The school board races were the pilot project in a long-term campaign by the Truth and Liberty Coalition and its de facto training institute, nearby Charis Bible College, in Woodland Park, a suburb of Colorado Springs. As RD reported, the unaccredited school teaches its students how to conquer the “7 Mountains” of society (government, religion, family, education, media, arts & entertainment, and business) in order to achieve Christian Dominion. This theology and its praxis is known as Seven Mountains Dominionism, 7M for short, and its political conferences are open to a wider community of like-minded Christians.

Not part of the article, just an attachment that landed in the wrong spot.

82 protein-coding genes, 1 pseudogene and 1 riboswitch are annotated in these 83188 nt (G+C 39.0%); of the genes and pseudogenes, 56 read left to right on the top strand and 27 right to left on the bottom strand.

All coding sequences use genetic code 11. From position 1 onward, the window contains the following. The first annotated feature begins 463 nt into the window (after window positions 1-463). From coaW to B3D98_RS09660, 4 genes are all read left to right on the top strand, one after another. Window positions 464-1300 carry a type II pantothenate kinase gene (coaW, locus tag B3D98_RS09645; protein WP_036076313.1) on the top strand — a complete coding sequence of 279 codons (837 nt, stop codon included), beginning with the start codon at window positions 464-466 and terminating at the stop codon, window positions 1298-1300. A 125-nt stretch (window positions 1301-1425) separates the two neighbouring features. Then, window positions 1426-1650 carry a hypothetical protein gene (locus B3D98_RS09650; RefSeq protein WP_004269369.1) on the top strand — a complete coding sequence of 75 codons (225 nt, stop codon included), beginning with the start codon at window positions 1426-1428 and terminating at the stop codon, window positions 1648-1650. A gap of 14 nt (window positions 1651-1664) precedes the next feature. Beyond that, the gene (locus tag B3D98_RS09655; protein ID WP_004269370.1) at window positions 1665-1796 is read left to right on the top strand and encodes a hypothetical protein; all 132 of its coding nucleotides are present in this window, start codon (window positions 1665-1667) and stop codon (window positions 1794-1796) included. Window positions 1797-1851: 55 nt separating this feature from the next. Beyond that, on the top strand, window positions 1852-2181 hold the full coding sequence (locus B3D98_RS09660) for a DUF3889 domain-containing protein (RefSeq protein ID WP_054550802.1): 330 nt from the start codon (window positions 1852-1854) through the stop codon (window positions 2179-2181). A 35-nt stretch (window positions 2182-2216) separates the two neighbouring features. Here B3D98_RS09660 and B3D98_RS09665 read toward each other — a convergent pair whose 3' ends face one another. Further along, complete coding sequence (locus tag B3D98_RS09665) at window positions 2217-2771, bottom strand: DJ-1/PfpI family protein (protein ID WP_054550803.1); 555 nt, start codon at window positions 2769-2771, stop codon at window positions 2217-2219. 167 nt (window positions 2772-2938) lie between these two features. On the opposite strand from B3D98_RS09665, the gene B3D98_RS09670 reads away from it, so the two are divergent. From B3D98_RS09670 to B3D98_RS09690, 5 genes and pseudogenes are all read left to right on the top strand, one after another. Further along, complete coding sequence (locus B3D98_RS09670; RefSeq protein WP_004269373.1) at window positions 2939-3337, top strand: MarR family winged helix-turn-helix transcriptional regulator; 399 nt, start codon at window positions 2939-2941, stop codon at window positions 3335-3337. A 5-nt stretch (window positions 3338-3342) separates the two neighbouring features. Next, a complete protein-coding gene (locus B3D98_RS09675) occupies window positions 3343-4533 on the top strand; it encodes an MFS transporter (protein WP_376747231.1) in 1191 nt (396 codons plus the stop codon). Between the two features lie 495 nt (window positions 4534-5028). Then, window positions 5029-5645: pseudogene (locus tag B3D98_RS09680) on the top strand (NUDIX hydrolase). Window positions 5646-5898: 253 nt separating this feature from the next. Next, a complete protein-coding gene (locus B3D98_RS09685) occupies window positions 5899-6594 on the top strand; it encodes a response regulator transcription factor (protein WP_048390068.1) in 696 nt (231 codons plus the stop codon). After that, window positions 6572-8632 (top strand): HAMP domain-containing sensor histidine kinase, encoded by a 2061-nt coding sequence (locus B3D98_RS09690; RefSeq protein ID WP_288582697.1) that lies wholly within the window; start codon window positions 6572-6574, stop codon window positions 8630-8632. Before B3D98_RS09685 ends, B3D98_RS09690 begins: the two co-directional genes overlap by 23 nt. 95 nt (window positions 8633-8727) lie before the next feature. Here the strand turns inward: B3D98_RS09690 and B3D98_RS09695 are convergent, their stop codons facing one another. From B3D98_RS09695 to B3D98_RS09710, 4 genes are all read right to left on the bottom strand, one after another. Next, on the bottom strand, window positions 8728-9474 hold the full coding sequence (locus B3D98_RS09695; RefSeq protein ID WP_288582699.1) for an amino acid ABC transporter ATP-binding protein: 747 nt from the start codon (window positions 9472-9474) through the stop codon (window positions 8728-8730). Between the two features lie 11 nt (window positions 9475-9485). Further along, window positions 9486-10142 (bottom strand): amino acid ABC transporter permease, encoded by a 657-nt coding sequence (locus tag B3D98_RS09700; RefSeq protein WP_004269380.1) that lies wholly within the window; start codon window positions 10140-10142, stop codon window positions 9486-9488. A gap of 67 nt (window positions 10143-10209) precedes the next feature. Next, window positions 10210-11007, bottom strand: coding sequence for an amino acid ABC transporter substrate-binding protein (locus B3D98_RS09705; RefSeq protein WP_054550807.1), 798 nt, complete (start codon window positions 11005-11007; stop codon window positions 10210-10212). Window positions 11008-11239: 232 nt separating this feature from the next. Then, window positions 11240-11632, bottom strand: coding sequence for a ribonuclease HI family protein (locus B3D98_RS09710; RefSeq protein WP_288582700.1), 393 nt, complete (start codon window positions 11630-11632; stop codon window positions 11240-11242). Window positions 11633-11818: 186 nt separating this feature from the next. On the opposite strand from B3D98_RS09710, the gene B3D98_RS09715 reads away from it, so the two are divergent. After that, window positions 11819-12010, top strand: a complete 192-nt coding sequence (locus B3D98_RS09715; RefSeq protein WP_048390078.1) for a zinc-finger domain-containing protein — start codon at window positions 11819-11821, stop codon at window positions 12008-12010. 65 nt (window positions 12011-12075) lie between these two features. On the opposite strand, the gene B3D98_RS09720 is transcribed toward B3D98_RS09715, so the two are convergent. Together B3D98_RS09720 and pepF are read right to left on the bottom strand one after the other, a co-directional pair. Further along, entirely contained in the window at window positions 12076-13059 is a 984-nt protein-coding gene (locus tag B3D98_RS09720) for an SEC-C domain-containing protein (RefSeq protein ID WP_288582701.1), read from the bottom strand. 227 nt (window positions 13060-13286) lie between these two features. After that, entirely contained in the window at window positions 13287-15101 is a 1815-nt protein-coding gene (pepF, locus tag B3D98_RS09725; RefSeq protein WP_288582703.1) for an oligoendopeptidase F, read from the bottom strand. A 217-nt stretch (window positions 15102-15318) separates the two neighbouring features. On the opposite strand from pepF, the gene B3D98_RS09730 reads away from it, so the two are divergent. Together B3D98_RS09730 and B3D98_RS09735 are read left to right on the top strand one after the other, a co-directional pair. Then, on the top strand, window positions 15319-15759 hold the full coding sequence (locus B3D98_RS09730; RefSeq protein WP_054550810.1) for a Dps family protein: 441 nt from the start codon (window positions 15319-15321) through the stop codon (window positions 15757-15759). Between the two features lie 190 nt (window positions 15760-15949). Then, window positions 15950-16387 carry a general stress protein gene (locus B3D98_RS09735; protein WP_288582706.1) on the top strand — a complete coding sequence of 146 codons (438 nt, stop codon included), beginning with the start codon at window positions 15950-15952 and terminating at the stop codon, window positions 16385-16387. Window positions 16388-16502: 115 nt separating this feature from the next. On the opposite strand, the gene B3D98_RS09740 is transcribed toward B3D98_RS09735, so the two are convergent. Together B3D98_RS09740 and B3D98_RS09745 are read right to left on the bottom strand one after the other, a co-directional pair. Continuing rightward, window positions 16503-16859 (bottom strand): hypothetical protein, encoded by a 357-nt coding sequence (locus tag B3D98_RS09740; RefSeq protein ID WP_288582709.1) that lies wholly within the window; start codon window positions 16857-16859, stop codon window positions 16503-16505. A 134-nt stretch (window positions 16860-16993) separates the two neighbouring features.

The main leaders of the Colorado campaign are Texas-based David and Tim Barton of Wallbuilders, 7M theorist Lance Walnau, and Andrew Wommack—who heads a growing education, political and broadcasting empire of increasing national consequence (Wallbuilders was also one of the architects of the stealthy state legislative campaign, Project Blitz.)

David Barton, Lance Walnau, and Andrew Wommack, opposite a teetering Capitol. The symbolism is not subtle.

Big changes in Grand Junction and Colorado Springs